Chemotherapy can kill off or contain fast-growing cancer cells, but it comes with well-known side effects that can limit its benefit. G1 Therapeutics aims to change that with its CDK4/6 inhibitor, which just snagged priority review from the FDA.
The agency plans to decide the fate of the drug, trilaciclib, by Feb. 15, and G1 is already gearing up for good news. This summer, it inked a co-promotion deal with Boehringer Ingelheim to market the drug in the U.S. as a treatment for small cell lung cancer (SCLC) and teamed up with Simcere Pharma to sell it in China, Hong Kong, Macau and Taiwan “across all indications.”
Trilaciclib is designed to combat the myelosuppressive effects of chemotherapy, meaning the damage the cell-killing drugs cause to patients’ bone marrow, preventing it from making enough white blood cells, platelets or red blood cells. Patients suffering these side effects may be more vulnerable to infection and may need to be hospitalized or even cut back on lifesaving chemotherapy.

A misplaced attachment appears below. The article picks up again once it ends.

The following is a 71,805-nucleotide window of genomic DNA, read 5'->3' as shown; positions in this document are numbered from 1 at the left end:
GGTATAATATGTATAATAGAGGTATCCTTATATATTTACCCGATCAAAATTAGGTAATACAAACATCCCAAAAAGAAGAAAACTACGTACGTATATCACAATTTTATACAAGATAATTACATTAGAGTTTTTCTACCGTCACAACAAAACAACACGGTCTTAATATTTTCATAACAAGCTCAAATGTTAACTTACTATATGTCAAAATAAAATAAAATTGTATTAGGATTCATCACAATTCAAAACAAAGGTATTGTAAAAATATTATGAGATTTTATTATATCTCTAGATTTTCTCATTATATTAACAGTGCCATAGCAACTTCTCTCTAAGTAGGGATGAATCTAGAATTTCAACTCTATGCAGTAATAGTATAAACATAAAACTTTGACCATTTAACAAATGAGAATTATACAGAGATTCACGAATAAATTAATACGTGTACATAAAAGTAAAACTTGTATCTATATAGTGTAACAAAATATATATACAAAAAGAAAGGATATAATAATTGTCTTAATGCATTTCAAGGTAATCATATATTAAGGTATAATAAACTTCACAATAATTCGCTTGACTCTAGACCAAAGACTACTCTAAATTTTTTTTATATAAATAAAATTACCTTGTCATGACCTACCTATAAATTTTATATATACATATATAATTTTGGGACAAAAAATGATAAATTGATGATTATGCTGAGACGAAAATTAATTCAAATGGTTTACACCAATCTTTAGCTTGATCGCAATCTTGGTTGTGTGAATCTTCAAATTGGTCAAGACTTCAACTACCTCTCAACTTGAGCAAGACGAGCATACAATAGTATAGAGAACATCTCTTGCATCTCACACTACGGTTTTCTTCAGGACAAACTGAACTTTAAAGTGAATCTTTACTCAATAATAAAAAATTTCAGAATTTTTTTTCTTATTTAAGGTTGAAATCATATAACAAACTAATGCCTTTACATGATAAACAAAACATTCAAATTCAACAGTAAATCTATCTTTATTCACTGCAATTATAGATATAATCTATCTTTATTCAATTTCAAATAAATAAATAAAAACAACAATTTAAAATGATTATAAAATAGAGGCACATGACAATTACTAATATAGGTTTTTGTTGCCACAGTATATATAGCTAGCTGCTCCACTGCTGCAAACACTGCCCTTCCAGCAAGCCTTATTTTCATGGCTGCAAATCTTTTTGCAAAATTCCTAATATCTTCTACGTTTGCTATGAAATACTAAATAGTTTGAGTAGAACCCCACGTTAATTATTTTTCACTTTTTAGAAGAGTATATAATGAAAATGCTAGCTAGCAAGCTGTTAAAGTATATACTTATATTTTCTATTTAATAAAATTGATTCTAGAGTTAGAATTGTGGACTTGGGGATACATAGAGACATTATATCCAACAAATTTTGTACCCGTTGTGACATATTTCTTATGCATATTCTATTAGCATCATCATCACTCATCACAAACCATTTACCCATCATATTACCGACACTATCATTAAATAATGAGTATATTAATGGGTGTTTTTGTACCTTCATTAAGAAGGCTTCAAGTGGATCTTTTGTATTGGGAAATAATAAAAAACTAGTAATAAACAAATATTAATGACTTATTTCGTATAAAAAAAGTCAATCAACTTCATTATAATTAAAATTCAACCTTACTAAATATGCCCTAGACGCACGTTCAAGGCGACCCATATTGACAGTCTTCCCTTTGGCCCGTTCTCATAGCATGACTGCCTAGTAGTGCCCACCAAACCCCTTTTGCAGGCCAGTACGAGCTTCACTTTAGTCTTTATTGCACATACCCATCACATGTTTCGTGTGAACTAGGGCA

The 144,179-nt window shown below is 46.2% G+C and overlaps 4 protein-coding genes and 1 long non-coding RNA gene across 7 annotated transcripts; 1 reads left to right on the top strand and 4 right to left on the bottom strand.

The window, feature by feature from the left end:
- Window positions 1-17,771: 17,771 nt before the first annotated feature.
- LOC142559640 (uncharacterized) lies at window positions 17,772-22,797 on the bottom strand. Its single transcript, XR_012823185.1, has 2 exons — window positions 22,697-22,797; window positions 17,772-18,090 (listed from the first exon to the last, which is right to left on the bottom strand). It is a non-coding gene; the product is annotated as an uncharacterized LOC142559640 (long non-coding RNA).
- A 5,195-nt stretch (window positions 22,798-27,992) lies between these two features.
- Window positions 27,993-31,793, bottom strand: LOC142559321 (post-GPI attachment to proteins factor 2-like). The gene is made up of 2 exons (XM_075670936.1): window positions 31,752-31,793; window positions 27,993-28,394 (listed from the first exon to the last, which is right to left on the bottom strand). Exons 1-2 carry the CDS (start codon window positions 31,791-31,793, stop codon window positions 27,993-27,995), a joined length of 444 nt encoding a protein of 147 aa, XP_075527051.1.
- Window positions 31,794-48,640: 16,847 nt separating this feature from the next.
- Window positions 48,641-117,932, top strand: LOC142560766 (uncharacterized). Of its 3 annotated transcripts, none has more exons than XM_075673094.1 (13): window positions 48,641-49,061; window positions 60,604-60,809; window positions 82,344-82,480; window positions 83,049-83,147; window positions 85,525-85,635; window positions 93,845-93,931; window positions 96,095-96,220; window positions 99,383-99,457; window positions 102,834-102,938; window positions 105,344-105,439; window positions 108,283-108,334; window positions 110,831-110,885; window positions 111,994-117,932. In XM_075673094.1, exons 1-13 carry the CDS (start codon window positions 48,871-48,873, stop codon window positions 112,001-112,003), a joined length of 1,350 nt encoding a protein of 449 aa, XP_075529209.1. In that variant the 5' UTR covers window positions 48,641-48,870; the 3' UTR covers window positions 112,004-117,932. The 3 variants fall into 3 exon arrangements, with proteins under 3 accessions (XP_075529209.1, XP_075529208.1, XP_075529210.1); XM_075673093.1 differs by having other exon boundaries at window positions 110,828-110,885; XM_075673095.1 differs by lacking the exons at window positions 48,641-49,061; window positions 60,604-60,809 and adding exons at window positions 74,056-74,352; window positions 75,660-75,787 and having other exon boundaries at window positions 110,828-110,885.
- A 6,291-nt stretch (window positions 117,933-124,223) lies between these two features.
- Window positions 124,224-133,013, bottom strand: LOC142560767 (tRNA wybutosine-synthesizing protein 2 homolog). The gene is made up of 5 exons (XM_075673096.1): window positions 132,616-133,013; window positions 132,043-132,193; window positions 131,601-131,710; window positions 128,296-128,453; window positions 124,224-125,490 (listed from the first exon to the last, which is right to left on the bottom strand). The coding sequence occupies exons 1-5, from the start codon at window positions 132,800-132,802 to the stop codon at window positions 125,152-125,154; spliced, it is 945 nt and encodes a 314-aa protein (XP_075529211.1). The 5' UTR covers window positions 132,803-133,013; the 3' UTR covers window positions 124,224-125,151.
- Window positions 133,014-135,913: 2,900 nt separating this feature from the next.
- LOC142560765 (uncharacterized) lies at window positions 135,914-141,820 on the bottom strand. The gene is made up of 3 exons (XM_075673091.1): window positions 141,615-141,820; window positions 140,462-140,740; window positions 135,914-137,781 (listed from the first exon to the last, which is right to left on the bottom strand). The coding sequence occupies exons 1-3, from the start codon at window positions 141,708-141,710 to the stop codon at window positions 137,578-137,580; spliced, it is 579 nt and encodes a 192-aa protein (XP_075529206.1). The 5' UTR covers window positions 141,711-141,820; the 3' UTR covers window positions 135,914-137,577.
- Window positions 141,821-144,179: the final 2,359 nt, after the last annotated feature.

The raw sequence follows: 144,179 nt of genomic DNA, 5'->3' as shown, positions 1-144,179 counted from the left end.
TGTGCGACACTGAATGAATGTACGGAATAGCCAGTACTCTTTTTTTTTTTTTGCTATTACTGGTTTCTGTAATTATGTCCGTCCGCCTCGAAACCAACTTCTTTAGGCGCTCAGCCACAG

“There are currently no available therapies to protect patients from chemotherapy-induced toxicities before they occur,” said Raj Malik, M.D., G1 Therapeutics’ chief medical officer and R&D chief, in a statement. “If approved, trilaciclib would be the first proactively administered myelopreservation therapy that is intended to make chemotherapy safer and reduce the need for rescue interventions, such as growth factor administrations and blood transfusions.”
The FDA submission is based on three phase 2 studies that tested the drug in patients with SCLC. Patients who received trilaciclib before undergoing chemotherapy had lower rates of myelosuppression and less need for supportive care than patients who received chemotherapy alone, according to data presented at this year’s virtual meeting of the American Society of Clinical Oncology.
G1 is also testing trilaciclib as a chemo companion in triple-negative breast cancer. Early data show the combination extended patients’ lives compared to chemotherapy alone; the company expects to report final survival data by the end of the year. It also plans to start a phase 3 trial in colorectal cancer in the fourth quarter.